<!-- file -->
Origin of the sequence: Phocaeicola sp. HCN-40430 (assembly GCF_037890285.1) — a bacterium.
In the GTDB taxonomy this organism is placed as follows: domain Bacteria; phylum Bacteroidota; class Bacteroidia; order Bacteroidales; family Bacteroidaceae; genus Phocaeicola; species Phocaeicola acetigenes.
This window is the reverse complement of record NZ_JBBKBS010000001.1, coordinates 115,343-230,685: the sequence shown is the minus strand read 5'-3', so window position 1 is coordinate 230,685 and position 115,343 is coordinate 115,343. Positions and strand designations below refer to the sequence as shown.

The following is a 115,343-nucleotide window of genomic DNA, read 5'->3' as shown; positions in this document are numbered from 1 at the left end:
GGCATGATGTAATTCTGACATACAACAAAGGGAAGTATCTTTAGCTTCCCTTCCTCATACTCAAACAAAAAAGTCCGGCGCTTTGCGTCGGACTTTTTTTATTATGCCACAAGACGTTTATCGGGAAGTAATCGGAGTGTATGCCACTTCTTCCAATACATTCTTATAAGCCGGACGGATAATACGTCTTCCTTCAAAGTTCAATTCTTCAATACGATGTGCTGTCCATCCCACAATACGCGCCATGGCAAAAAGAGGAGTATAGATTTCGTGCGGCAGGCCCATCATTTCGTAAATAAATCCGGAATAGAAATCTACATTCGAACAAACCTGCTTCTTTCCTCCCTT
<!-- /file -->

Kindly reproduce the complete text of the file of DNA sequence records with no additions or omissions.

Origin of the sequence: Phocaeicola sp. HCN-40430 (assembly GCF_037890285.1) — a bacterium.
In the GTDB taxonomy this organism is placed as follows: domain Bacteria; phylum Bacteroidota; class Bacteroidia; order Bacteroidales; family Bacteroidaceae; genus Phocaeicola; species Phocaeicola acetigenes.
This window is the reverse complement of record NZ_JBBKBS010000001.1, coordinates 115,343-230,685: the sequence shown is the minus strand read 5'-3', so window position 1 is coordinate 230,685 and position 115,343 is coordinate 115,343. Positions and strand designations below refer to the sequence as shown.

The following is a 115,343-nucleotide window of genomic DNA, read 5'->3' as shown; positions in this document are numbered from 1 at the left end:
GGCATGATGTAATTCTGACATACAACAAAGGGAAGTATCTTTAGCTTCCCTTCCTCATACTCAAACAAAAAAGTCCGGCGCTTTGCGTCGGACTTTTTTTATTATGCCACAAGACGTTTATCGGGAAGTAATCGGAGTGTATGCCACTTCTTCCAATACATTCTTATAAGCCGGACGGATAATACGTCTTCCTTCAAAGTTCAATTCTTCAATACGATGTGCTGTCCATCCCACAATACGCGCCATGGCAAAAAGAGGAGTATAGATTTCGTGCGGCAGGCCCATCATTTCGTAAATAAATCCGGAATAGAAATCTACATTCGAACAAACCTGCTTCTTTCCTCCCTT